CPU

DL

Texture

Pixel

Surface Normals

  • Normals define how a surface reflects light

    glNormal3f( x, y, z )

    • Current normal is used to compute vertex’s color

    • Use unit normals for proper lighting

      • scaling affects a normal’s length

        glEnable( GL_NORMALIZE )orglEnable( GL_RESCALE_NORMAL )

CIS 636/736: (Introduction to) Computer Graphics


Material properties l.jpg
Material Properties

  • Define the surface properties of a primitive

    glMaterialfv( face, property, value );

    • separate materials for front and back

CIS 636/736: (Introduction to) Computer Graphics


Light properties l.jpg
Light Properties

glLightfv( light, property, value );

  • light specifies which light

    • multiple lights, starting with GL_LIGHT0

      glGetIntegerv( GL_MAX_LIGHTS, &n );

  • properties

    • colors

    • position and type

    • attenuation

CIS 636/736: (Introduction to) Computer Graphics


Light sources l.jpg
Light Sources

  • Light color properties

    • GL_AMBIENT

    • GL_DIFFUSE

    • GL_SPECULAR

CIS 636/736: (Introduction to) Computer Graphics


Types of lights l.jpg
Types of Lights

  • OpenGL supports two types of Lights

    • Local (Point) light sources

    • Infinite (Directional) light sources

  • Type of light controlled by w coordinate

CIS 636/736: (Introduction to) Computer Graphics


Turning on the lights l.jpg
Turning on the Lights

  • Flip each light’s switch

    glEnable( GL_LIGHTn );

  • Turn on power

    glEnable( GL_LIGHTING );

CIS 636/736: (Introduction to) Computer Graphics


Light material tutorial l.jpg
Light Material Tutorial

CIS 636/736: (Introduction to) Computer Graphics


Controlling a light s position l.jpg
Controlling a Light’s Position

  • Modelview matrix affects a light’s position

    • Different effects based on whenposition is specified

      • eye coordinates

      • world coordinates

      • model coordinates

    • Push and pop matrices to uniquely control a light’s position

CIS 636/736: (Introduction to) Computer Graphics


Light position tutorial l.jpg
Light Position Tutorial

CIS 636/736: (Introduction to) Computer Graphics


Advanced lighting features 1 l.jpg
Advanced Lighting Features [1]

  • Spotlights

    • localize lighting affects

      • GL_SPOT_DIRECTION

      • GL_SPOT_CUTOFF

      • GL_SPOT_EXPONENT

CIS 636/736: (Introduction to) Computer Graphics


Advanced lighting features 2 l.jpg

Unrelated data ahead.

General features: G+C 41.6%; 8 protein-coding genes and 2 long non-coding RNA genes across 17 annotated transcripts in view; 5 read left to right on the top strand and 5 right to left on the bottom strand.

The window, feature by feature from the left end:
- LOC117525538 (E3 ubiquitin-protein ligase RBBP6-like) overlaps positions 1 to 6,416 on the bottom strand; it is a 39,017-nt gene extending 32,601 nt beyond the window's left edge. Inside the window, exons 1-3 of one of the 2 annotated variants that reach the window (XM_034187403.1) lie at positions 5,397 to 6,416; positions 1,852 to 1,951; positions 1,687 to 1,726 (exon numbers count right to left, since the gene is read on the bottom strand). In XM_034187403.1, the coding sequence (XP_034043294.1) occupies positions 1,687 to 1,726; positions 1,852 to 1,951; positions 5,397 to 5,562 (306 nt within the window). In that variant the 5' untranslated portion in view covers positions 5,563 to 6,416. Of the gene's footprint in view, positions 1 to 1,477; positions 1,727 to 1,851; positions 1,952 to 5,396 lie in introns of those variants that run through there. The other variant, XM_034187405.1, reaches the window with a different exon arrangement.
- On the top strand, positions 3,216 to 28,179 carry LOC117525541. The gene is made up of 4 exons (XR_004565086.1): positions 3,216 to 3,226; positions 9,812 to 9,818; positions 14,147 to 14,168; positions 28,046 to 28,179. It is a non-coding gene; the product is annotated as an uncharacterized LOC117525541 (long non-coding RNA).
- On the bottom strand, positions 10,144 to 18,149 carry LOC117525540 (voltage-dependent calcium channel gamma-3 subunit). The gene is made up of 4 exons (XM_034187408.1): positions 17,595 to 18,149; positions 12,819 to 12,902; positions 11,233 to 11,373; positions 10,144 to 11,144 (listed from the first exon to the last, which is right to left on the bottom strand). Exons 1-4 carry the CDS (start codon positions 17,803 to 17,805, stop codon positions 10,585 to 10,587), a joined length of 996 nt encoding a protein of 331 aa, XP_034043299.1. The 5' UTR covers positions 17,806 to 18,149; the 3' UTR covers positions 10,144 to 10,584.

Advanced Lighting Features [2]

  • Light attenuation

    • decrease light intensity with distance

      • GL_CONSTANT_ATTENUATION

      • GL_LINEAR_ATTENUATION

      • GL_QUADRATIC_ATTENUATION

CIS 636/736: (Introduction to) Computer Graphics


Light model properties l.jpg
Light Model Properties

glLightModelfv( property, value );

  • Enabling two sided lighting

    GL_LIGHT_MODEL_TWO_SIDE

  • Global ambient color

    GL_LIGHT_MODEL_AMBIENT

  • Local viewer mode

    GL_LIGHT_MODEL_LOCAL_VIEWER

  • Separate specular color

    GL_LIGHT_MODEL_COLOR_CONTROL

CIS 636/736: (Introduction to) Computer Graphics


Tips for better lighting l.jpg
Tips for Better Lighting

  • Recall lighting computed only at vertices

    • model tessellation heavily affects lighting results

      • better results but more geometry to process

  • Use a single infinite light for fastest lighting

    • minimal computation per vertex

CIS 636/736: (Introduction to) Computer Graphics


Imaging and raster primitives l.jpg

Imaging and Raster Primitives

Vicki Shreiner

CIS 636/736: (Introduction to) Computer Graphics


Imaging and raster primitives29 l.jpg
Imaging and Raster Primitives

  • Describe OpenGL’s raster primitives: bitmaps and image rectangles

  • Demonstrate how to get OpenGL to read and render pixel rectangles

CIS 636/736: (Introduction to) Computer Graphics


Pixel based primitives l.jpg
Pixel-based primitives

  • Bitmaps

    • 2D array of bit masks for pixels

      • update pixel color based on current color

  • Images

    • 2D array of pixel color information

      • complete color information for each pixel

  • OpenGL doesn’t understand image formats

CIS 636/736: (Introduction to) Computer Graphics


Pixel pipeline l.jpg

Per

Vertex

Poly.

Frag

FB

Raster

CPU

DL

Texture

Pixel

Pixel Pipeline

  • Programmable pixel storage and transfer operations

glBitmap(), glDrawPixels()

Rasterization

(including

Pixel Zoom)

Pixel

Storage

Modes

Pixel-Transfer

Operations

(and Pixel Map)

Per FragmentOperations

FrameBuffer

CPU

glCopyTex*Image();

TextureMemory

glReadPixels(), glCopyPixels()

CIS 636/736: (Introduction to) Computer Graphics


Positioning image primitives l.jpg
Positioning Image Primitives

glRasterPos3f( x, y, z )

  • raster position transformed like geometry

  • discarded if raster position isoutside of viewport

    • may need to fine tuneviewport for desired results

Raster Position

CIS 636/736: (Introduction to) Computer Graphics


Rendering bitmaps l.jpg

height

yorig

width

xorig

xmove

Rendering Bitmaps